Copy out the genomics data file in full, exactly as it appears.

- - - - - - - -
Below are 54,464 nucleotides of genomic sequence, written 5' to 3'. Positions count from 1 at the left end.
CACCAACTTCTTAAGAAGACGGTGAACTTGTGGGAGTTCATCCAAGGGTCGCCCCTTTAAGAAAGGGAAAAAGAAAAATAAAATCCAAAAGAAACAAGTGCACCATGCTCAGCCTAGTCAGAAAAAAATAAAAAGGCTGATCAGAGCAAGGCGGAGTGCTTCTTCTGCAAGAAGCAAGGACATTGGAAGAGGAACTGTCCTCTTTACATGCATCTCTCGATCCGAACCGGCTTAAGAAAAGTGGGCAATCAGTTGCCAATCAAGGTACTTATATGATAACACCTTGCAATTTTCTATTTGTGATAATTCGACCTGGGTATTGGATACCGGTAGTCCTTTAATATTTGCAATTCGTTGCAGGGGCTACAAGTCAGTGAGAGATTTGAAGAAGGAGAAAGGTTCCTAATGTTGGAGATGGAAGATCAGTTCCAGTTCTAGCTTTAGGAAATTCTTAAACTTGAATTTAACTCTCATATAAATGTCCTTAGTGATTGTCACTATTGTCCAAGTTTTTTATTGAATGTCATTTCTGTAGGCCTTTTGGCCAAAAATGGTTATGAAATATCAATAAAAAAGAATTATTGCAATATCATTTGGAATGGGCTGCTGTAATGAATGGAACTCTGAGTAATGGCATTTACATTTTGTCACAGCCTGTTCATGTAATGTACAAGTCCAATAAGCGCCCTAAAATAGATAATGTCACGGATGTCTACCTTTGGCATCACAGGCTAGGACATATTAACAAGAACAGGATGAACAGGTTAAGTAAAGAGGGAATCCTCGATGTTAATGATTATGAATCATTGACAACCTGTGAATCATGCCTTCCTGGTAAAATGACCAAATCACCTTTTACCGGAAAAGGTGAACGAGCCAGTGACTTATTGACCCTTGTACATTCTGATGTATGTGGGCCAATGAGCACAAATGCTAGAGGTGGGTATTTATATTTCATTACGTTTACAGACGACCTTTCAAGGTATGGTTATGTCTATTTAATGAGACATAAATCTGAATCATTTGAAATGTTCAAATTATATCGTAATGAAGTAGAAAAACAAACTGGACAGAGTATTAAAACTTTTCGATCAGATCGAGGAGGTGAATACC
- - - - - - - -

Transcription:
Below are 54,464 nucleotides of genomic sequence, written 5' to 3'. Positions count from 1 at the left end.
CACCAACTTCTTAAGAAGACGGTGAACTTGTGGGAGTTCATCCAAGGGTCGCCCCTTTAAGAAAGGGAAAAAGAAAAATAAAATCCAAAAGAAACAAGTGCACCATGCTCAGCCTAGTCAGAAAAAAATAAAAAGGCTGATCAGAGCAAGGCGGAGTGCTTCTTCTGCAAGAAGCAAGGACATTGGAAGAGGAACTGTCCTCTTTACATGCATCTCTCGATCCGAACCGGCTTAAGAAAAGTGGGCAATCAGTTGCCAATCAAGGTACTTATATGATAACACCTTGCAATTTTCTATTTGTGATAATTCGACCTGGGTATTGGATACCGGTAGTCCTTTAATATTTGCAATTCGTTGCAGGGGCTACAAGTCAGTGAGAGATTTGAAGAAGGAGAAAGGTTCCTAATGTTGGAGATGGAAGATCAGTTCCAGTTCTAGCTTTAGGAAATTCTTAAACTTGAATTTAACTCTCATATAAATGTCCTTAGTGATTGTCACTATTGTCCAAGTTTTTTATTGAATGTCATTTCTGTAGGCCTTTTGGCCAAAAATGGTTATGAAATATCAATAAAAAAGAATTATTGCAATATCATTTGGAATGGGCTGCTGTAATGAATGGAACTCTGAGTAATGGCATTTACATTTTGTCACAGCCTGTTCATGTAATGTACAAGTCCAATAAGCGCCCTAAAATAGATAATGTCACGGATGTCTACCTTTGGCATCACAGGCTAGGACATATTAACAAGAACAGGATGAACAGGTTAAGTAAAGAGGGAATCCTCGATGTTAATGATTATGAATCATTGACAACCTGTGAATCATGCCTTCCTGGTAAAATGACCAAATCACCTTTTACCGGAAAAGGTGAACGAGCCAGTGACTTATTGACCCTTGTACATTCTGATGTATGTGGGCCAATGAGCACAAATGCTAGAGGTGGGTATTTATATTTCATTACGTTTACAGACGACCTTTCAAGGTATGGTTATGTCTATTTAATGAGACATAAATCTGAATCATTTGAAATGTTCAAATTATATCGTAATGAAGTAGAAAAACAAACTGGACAGAGTATTAAAACTTTTCGATCAGATCGAGGAGGTGAATACC